July 31, 2010 Even Wikileaks is unlikely to penetrate the secrecy surrounding Def Con 18. That's not some Department of Homeland Security designation; it's the 18th annual convention of hackers going on this week in Las Vegas. Guest host Jacki Lyden speaks with Declan McCullagh, chief political correspondent and senior writer at Cnet.com, about the conference.
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Staff members at the Army Experience Center in Philadelphia demonstrate the Humvee interactive simulator in 2009.
July 31, 2010 A controversial Army Experience Center in a Philadelphia shopping mall will soon close its doors after a two-year pilot program. With regard to its military outreach efforts, the multimillion-dollar facility has declared "mission accomplished," but critics question the Army's version of reality.
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July 30, 2010 Research in Motion plans on unveiling its own tablet computer to compete with the iPad.
When you think of Wookiees, you think of Chewy, don't you?
Ethan Miller/Getty Images North America
July 30, 2010 Using the WikiLeaks story as inspiration, 'Star Wars' fans have been using Twitter to imagine what secrets might be leaked from the rebel forces and the Empire.
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Smart bandages, including this one from Corventis, can transmit cardiac data in real time from a patient's body to a doctor.
Courtesy of Mark Dastrup
July 30, 2010 A new generation of wireless medical sensors mounted on an adhesive strip can call a doctor and transmit key data when they detect a problem. But federal regulators, who want to make sure the technology is safe, have yet to iron out regulations for these devices.
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July 30, 2010 Tell Me More guest host Rebecca Roberts and Lee Hill, the program's multimedia producer, comb through listener feedback and offer important news updates to recent conversations heard on the program. Hear reaction to a recent debate over marijuana legalization and its anticipated effect on black communities in California. Also hear what New York City has agreed to pay the family of Sean Bell, the unarmed 23-year-old who was shot and killed in 2006 after police fired 50 bullets into his car.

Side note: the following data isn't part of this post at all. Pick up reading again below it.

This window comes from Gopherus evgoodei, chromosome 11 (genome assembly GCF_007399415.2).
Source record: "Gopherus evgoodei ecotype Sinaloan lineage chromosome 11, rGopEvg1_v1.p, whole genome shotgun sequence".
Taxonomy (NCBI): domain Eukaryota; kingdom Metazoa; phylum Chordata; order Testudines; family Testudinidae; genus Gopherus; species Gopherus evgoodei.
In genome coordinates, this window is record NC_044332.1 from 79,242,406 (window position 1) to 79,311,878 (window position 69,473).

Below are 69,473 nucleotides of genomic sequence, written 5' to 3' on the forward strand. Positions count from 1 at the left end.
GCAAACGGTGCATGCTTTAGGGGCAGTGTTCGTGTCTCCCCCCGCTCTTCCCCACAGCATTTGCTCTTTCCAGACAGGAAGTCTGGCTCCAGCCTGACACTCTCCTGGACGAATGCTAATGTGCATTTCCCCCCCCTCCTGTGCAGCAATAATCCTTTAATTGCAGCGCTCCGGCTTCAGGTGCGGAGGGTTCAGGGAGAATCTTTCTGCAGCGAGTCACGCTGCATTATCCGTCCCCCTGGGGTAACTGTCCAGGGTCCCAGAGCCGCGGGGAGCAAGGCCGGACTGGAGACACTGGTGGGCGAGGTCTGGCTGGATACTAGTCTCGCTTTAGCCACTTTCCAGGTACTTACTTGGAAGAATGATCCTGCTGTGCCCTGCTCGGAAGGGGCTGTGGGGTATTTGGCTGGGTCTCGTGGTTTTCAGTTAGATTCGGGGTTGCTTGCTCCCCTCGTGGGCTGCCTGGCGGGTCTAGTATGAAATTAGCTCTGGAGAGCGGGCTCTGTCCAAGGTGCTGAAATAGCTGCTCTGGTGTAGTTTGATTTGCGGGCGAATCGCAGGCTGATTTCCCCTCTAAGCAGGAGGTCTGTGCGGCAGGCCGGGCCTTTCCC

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The question is: How much in taxes should the city get if you book this online?
Joe Raedle/Getty Images
July 30, 2010 Online travel companies such as Orbitz and Expedia don't believe they need to collect taxes on the full amount they charge for hotel rooms. This has led to a big lobbying fight in Congress and dozens of lawsuits nationwide.
On his Pogobat YouTube channel, Brown's "Dan 3.0" project is about to launch.
July 29, 2010 In "Dan 3.0," the popular video blogger will ask his Web viewers what he should do with his life. And every day for the next year they'll be able to vote on the suggestions. "I have no freaking idea," what will happen, he says.
July 29, 2010 On YouTube a pair of video game "sportscasters" have more subscribers than ESPN. It begs the question, are we entering the era of virtual spectator sports?
July 29, 2010 Video blogger Dan Brown has answered a lot of questions about his Dan 3.0 project. Here are 10 more.
July 29, 2010 A vice president at Amazon says the new e-reader, which will become available at the end of August, fits in a coat pocket or a relatively small purse.
July 28, 2010 Ivy Bean had become an online celebrity for her embrace of microblogging at such an advanced age. She had accumulated about 57,000 Twitter followers and maxed out at 5,000 friends on Facebook. Her tweets ranged from the mundane to the gossipy.
Regular participation on an interactive website helped some patients maintain weight loss.
July 28, 2010 People who regularly checked in online, participated in weight loss chatrooms and emailed with experts kept more weight off than those who didn't.
July 28, 2010 In an era when 75% of employers research applicants online, erasing youthful indiscretions is next to impossible. Jeffrey Rosen accepts that parts of private lives become public on the Internet, but hopes that it will lead us to be more forgiving of one another's missteps.
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July 28, 2010 The Wall Street Journal reported Wednesday that Google has been talking to companies that make social networking games. Games like Farmville, which is played within Facebook, draw tens of millions of players a month and are potentially lucrative for the sites that host them. Earlier this year, Google unveiled a networking service called Buzz, but critics complained about privacy concerns.
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